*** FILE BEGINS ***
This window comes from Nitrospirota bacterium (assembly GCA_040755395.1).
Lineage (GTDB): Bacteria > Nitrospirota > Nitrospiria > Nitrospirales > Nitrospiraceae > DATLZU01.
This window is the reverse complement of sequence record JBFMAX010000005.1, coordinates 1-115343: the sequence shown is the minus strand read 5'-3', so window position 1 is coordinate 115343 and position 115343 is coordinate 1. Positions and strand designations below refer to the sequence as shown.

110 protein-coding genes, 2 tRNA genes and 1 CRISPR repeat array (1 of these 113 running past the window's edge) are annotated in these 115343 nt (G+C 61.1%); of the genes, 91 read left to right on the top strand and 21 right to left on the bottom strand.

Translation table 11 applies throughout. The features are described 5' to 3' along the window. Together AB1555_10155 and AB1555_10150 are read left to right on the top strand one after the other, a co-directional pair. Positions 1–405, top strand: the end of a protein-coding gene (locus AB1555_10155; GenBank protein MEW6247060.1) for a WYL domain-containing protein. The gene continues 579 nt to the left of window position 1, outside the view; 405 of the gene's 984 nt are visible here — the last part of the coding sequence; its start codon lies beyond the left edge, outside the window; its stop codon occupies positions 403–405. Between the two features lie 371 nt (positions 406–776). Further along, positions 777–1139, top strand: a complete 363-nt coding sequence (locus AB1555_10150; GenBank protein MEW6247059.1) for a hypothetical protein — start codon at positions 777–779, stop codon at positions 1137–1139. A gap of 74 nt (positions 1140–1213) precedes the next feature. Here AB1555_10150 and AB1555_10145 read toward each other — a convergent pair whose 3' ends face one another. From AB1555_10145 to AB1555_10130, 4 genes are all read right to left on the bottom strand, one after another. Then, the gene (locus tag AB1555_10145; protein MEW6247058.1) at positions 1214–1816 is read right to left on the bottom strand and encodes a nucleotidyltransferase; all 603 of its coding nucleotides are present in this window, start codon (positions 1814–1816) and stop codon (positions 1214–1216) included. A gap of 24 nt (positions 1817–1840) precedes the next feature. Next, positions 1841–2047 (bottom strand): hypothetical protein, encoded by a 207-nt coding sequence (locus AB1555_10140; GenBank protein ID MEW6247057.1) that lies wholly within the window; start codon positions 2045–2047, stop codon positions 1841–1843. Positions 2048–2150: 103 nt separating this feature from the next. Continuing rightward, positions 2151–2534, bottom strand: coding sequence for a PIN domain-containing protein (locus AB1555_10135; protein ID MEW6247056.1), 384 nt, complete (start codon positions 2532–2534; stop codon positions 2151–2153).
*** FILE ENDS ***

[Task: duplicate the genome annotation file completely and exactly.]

This window comes from Nitrospirota bacterium (assembly GCA_040755395.1).
Lineage (GTDB): Bacteria > Nitrospirota > Nitrospiria > Nitrospirales > Nitrospiraceae > DATLZU01.
This window is the reverse complement of sequence record JBFMAX010000005.1, coordinates 1-115343: the sequence shown is the minus strand read 5'-3', so window position 1 is coordinate 115343 and position 115343 is coordinate 1. Positions and strand designations below refer to the sequence as shown.

110 protein-coding genes, 2 tRNA genes and 1 CRISPR repeat array (1 of these 113 running past the window's edge) are annotated in these 115343 nt (G+C 61.1%); of the genes, 91 read left to right on the top strand and 21 right to left on the bottom strand.

Translation table 11 applies throughout. The features are described 5' to 3' along the window. Together AB1555_10155 and AB1555_10150 are read left to right on the top strand one after the other, a co-directional pair. Positions 1–405, top strand: the end of a protein-coding gene (locus AB1555_10155; GenBank protein MEW6247060.1) for a WYL domain-containing protein. The gene continues 579 nt to the left of window position 1, outside the view; 405 of the gene's 984 nt are visible here — the last part of the coding sequence; its start codon lies beyond the left edge, outside the window; its stop codon occupies positions 403–405. Between the two features lie 371 nt (positions 406–776). Further along, positions 777–1139, top strand: a complete 363-nt coding sequence (locus AB1555_10150; GenBank protein MEW6247059.1) for a hypothetical protein — start codon at positions 777–779, stop codon at positions 1137–1139. A gap of 74 nt (positions 1140–1213) precedes the next feature. Here AB1555_10150 and AB1555_10145 read toward each other — a convergent pair whose 3' ends face one another. From AB1555_10145 to AB1555_10130, 4 genes are all read right to left on the bottom strand, one after another. Then, the gene (locus tag AB1555_10145; protein MEW6247058.1) at positions 1214–1816 is read right to left on the bottom strand and encodes a nucleotidyltransferase; all 603 of its coding nucleotides are present in this window, start codon (positions 1814–1816) and stop codon (positions 1214–1216) included. A gap of 24 nt (positions 1817–1840) precedes the next feature. Next, positions 1841–2047 (bottom strand): hypothetical protein, encoded by a 207-nt coding sequence (locus AB1555_10140; GenBank protein ID MEW6247057.1) that lies wholly within the window; start codon positions 2045–2047, stop codon positions 1841–1843. Positions 2048–2150: 103 nt separating this feature from the next. Continuing rightward, positions 2151–2534, bottom strand: coding sequence for a PIN domain-containing protein (locus AB1555_10135; protein ID MEW6247056.1), 384 nt, complete (start codon positions 2532–2534; stop codon positions 2151–2153).